It will be seen that the pull ring stud central ring rib 46, which is disposed between the two L-shaped slots formed in the stud 42, keeps the pull ring attachment arms 53 in a centered position on the stud 42, so that neither attachment arm 53 is favored one over the other, and the chances of the attachment arms 53 coming off of the stud 42 are reduced, as compared to the prior art pull rings wherein sideward movements and the chances of the pull ring attachment arms coming off the stud are greatly increased because the attachment arms of the prior art pull rings are merely pushed into the opposite ends of a transverse hole in the stud.

Patent Citations
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US1869790 *Sep 22, 1930Aug 2, 1932Walter F WolfLoose-leaf binder and lock
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US2340129 *Feb 18, 1943Jan 25, 1944Elbe File & Binder Co IncLoose-leaf binder device
US2472969 *Jun 9, 1945Jun 14, 1949Guinane James PLoose-leaf binder
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Referenced by
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US7275886Jun 17, 2004Oct 2, 2007World Wide Stationary Mfg. Co., Ltd.Positive lock ring binder mechanism
US7296946Dec 18, 2002Nov 20, 2007Microsoft CorporationRing binder mechanism
US7404685Dec 30, 2004Jul 29, 2008World Wide Stationery Manufacturing Company, LimitedRing binder mechanism spring biased to a locked position when ring members close
US7524128Mar 9, 2006Apr 28, 2009World Wide Stationery Manufacturing Company LimitedRing binder mechanism spring biased to a locked position
US7534064Jan 12, 2005May 19, 2009World Wide Stationery Mfg. Co., Ltd.Ring mechanism biased to closed and locked position
US7549817Jun 17, 2004Jun 23, 2009World Wide Stationery Mfg. Co., Ltd.Ready lock ring binder mechanism
US7597498Mar 20, 2007Oct 6, 2009World Wide Stationery Mfg. Co., Ltd.Positive lock ring binder mechanism
US7648302Dec 13, 2006Jan 19, 2010World Wide Stationery Mfg. Co., Ltd.Ring binder mechanism
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US7661899Jul 27, 2005Feb 16, 2010World Wide Stationery Mfg. Co., Ltd.Lever for a ring binder mechanism
US7665926Jun 21, 2005Feb 23, 2010World Wide Stationery Mfg. Co., Ltd.Ring mechanism with spring biased travel bar
US7704005Nov 21, 2006Apr 27, 2010World Wide Stationary Mfg. Co., Ltd.Ring mechanism having locking element operatively connected to lever
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US7762734Jul 11, 2008Jul 27, 2010World Wide Stationery Mfg. Co., Ltd.Ring binder mechanism
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US7828491Aug 22, 2005Nov 9, 2010World Wide Stationery Mfg. Co., Ltd.Travel bar for use with a ring mechanism
US7878729May 31, 2005Feb 1, 2011World Wide Stationery Manufacturing Company, Ltd.Intermediate connector for a ring binder mechanism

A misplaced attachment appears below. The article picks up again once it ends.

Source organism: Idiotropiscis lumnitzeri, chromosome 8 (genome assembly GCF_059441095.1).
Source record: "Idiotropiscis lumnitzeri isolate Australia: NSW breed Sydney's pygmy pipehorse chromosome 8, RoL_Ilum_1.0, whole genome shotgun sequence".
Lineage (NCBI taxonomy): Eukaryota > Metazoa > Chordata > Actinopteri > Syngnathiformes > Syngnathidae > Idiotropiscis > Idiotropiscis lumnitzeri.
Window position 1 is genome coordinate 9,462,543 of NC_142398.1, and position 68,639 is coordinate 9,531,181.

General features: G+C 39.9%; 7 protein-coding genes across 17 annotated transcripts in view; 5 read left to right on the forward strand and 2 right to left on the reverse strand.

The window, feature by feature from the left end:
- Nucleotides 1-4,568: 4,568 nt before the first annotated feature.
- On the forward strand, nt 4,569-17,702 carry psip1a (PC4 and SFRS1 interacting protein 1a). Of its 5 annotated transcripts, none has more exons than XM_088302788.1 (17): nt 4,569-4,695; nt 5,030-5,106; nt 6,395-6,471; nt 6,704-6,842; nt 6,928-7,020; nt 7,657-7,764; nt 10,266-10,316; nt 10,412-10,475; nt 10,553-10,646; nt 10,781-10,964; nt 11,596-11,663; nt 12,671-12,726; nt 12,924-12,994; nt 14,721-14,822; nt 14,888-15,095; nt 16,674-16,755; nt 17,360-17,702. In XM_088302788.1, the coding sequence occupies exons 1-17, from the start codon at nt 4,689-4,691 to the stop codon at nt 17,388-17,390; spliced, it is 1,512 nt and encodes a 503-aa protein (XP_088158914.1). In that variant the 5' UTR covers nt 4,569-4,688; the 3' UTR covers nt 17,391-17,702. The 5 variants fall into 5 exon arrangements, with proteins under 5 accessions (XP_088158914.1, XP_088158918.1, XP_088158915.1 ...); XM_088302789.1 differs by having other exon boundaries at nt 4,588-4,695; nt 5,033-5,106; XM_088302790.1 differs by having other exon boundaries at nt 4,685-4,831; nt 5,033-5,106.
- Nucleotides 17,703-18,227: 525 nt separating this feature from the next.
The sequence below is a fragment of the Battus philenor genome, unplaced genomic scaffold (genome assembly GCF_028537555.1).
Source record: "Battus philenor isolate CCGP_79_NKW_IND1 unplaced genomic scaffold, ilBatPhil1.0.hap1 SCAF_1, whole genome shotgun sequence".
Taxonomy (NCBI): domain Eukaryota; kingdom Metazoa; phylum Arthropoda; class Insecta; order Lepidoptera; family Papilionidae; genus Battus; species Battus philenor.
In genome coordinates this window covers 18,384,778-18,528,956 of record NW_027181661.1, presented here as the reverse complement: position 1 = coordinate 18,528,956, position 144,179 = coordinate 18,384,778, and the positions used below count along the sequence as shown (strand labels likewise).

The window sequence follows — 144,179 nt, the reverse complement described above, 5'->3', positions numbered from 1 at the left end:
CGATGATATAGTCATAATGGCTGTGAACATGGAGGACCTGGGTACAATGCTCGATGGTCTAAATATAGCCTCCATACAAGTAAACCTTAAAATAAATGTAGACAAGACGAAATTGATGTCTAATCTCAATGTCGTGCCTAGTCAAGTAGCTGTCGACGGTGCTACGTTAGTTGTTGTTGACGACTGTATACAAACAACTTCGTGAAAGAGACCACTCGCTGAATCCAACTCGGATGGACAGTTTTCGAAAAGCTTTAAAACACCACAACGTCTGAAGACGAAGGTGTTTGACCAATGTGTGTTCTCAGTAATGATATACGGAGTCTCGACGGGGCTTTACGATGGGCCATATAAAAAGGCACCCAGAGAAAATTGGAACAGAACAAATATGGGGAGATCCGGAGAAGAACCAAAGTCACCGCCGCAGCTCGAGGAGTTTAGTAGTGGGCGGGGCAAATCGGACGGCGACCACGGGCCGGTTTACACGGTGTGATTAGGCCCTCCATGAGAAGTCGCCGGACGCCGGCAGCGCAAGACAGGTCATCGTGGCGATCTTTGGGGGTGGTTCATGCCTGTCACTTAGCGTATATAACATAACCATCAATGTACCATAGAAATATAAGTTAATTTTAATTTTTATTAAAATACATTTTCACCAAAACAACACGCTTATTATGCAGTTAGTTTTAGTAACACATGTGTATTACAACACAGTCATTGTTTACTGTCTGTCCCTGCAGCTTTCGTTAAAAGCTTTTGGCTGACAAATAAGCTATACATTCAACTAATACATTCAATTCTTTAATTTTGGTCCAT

US7891901Oct 22, 2008Feb 22, 2011World Wide Stationery Mfg. Co., Ltd.Ready lock ring binder mechanism
US7950867Mar 8, 2010May 31, 2011World Wide Stationery Mfg. Co., Ltd.Lever for a ring binder mechanism
US8002488Jun 17, 2004Aug 23, 2011World Wide Stationery Mfg. Co., Ltd.Soft close ring binder mechanism
US8038361Jan 18, 2011Oct 18, 2011World Wide Stationery Mfg. Co., Ltd.Ready lock ring binder mechanism
US8043018Jul 15, 2010Oct 25, 2011World Wide Stationery Manufacturing Co., Ltd.Ring binder mechanism
US8047737Apr 6, 2007Nov 1, 2011World Wide Stationery Mfg. Co., Ltd.Ring binder mechanism
US8052343Jul 14, 2009Nov 8, 2011World Wide Stationery Mfg. Co., Ltd.Ring binder mechanism
US8147160Sep 23, 2008Apr 3, 2012World Wide Stationery Mfg. Co., Ltd.Ring binder mechanism with polymeric housing and actuator
US8162556Dec 30, 2008Apr 24, 2012World Wide Stationery Mfg. Co., Ltd.Actuator for a ring binder mechanism
US8186899May 27, 2010May 29, 2012World Wide Stationery Mfg. Co., Ltd.Ring binder mechanism
US8414212Dec 20, 2010Apr 9, 2013Hung Yuen ChengRing binder mechanism
Classifications
U.S. Classification402/54, 402/80.00R
International ClassificationB42F13/00, B42F13/36
Cooperative ClassificationB42F13/36, B42F13/00
European ClassificationB42F13/36, B42F13/00
Legal Events
DateCodeEventDescription
Mar 8, 1999FPAYFee payment
Year of fee payment: 12
Jan 23, 1995FPAYFee payment
Year of fee payment: 8
Oct 15, 1990FPAYFee payment
Year of fee payment: 4
Dec 23, 1986ASAssignment
Owner name: SOUTH PARK SALES & MFG., INC., 1463 DIX-TOLEDO HWY
Free format text: ASSIGNMENT OF ASSIGNORS INTEREST.;ASSIGNOR:PINKNEY, JAMES;REEL/FRAME:004653/0384
Effective date: 19861121
Free format text: ASSIGNMENT OF ASSIGNORS INTEREST;ASSIGNOR:PINKNEY, JAMES;REEL/FRAME:004653/0384
Owner name: SOUTH PARK SALES & MFG., INC., MICHIGAN